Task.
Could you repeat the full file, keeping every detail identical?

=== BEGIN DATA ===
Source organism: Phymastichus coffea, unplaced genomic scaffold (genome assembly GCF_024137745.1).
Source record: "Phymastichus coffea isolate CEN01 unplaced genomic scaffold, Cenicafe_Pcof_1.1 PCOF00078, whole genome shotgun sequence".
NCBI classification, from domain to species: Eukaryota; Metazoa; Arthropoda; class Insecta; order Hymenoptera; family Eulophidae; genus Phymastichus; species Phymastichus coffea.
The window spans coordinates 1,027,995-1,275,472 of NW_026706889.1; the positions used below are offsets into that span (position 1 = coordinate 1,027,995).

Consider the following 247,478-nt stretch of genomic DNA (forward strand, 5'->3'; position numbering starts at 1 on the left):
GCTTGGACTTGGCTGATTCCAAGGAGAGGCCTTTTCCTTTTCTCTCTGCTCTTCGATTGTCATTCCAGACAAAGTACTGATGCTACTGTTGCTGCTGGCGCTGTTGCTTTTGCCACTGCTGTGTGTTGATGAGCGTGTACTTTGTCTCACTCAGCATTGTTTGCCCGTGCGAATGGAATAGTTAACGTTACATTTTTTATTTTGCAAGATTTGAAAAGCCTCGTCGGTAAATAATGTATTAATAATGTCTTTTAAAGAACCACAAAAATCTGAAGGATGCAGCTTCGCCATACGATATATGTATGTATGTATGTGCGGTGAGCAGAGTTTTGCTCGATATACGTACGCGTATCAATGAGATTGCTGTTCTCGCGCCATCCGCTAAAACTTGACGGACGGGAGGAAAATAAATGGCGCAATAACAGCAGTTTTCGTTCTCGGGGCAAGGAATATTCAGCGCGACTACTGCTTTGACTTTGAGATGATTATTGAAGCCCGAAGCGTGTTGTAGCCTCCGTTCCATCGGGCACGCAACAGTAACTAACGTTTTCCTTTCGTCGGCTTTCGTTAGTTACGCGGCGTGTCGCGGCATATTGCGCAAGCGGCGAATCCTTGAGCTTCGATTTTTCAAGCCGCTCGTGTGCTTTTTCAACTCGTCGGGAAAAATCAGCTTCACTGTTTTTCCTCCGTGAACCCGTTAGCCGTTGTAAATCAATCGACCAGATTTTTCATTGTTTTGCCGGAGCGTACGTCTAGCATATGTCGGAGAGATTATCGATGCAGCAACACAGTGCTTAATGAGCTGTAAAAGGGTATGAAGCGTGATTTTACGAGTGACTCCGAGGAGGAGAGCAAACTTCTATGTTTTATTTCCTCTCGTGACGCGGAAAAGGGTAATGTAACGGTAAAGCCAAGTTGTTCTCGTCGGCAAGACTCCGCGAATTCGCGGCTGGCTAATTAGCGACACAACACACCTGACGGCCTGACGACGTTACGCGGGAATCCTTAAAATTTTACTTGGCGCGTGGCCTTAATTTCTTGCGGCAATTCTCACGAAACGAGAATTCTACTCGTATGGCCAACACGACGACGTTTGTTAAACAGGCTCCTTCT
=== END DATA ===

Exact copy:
Source organism: Phymastichus coffea, unplaced genomic scaffold (genome assembly GCF_024137745.1).
Source record: "Phymastichus coffea isolate CEN01 unplaced genomic scaffold, Cenicafe_Pcof_1.1 PCOF00078, whole genome shotgun sequence".
NCBI classification, from domain to species: Eukaryota; Metazoa; Arthropoda; class Insecta; order Hymenoptera; family Eulophidae; genus Phymastichus; species Phymastichus coffea.
The window spans coordinates 1,027,995-1,275,472 of NW_026706889.1; the positions used below are offsets into that span (position 1 = coordinate 1,027,995).

Consider the following 247,478-nt stretch of genomic DNA (forward strand, 5'->3'; position numbering starts at 1 on the left):
GCTTGGACTTGGCTGATTCCAAGGAGAGGCCTTTTCCTTTTCTCTCTGCTCTTCGATTGTCATTCCAGACAAAGTACTGATGCTACTGTTGCTGCTGGCGCTGTTGCTTTTGCCACTGCTGTGTGTTGATGAGCGTGTACTTTGTCTCACTCAGCATTGTTTGCCCGTGCGAATGGAATAGTTAACGTTACATTTTTTATTTTGCAAGATTTGAAAAGCCTCGTCGGTAAATAATGTATTAATAATGTCTTTTAAAGAACCACAAAAATCTGAAGGATGCAGCTTCGCCATACGATATATGTATGTATGTATGTGCGGTGAGCAGAGTTTTGCTCGATATACGTACGCGTATCAATGAGATTGCTGTTCTCGCGCCATCCGCTAAAACTTGACGGACGGGAGGAAAATAAATGGCGCAATAACAGCAGTTTTCGTTCTCGGGGCAAGGAATATTCAGCGCGACTACTGCTTTGACTTTGAGATGATTATTGAAGCCCGAAGCGTGTTGTAGCCTCCGTTCCATCGGGCACGCAACAGTAACTAACGTTTTCCTTTCGTCGGCTTTCGTTAGTTACGCGGCGTGTCGCGGCATATTGCGCAAGCGGCGAATCCTTGAGCTTCGATTTTTCAAGCCGCTCGTGTGCTTTTTCAACTCGTCGGGAAAAATCAGCTTCACTGTTTTTCCTCCGTGAACCCGTTAGCCGTTGTAAATCAATCGACCAGATTTTTCATTGTTTTGCCGGAGCGTACGTCTAGCATATGTCGGAGAGATTATCGATGCAGCAACACAGTGCTTAATGAGCTGTAAAAGGGTATGAAGCGTGATTTTACGAGTGACTCCGAGGAGGAGAGCAAACTTCTATGTTTTATTTCCTCTCGTGACGCGGAAAAGGGTAATGTAACGGTAAAGCCAAGTTGTTCTCGTCGGCAAGACTCCGCGAATTCGCGGCTGGCTAATTAGCGACACAACACACCTGACGGCCTGACGACGTTACGCGGGAATCCTTAAAATTTTACTTGGCGCGTGGCCTTAATTTCTTGCGGCAATTCTCACGAAACGAGAATTCTACTCGTATGGCCAACACGACGACGTTTGTTAAACAGGCTCCTTCT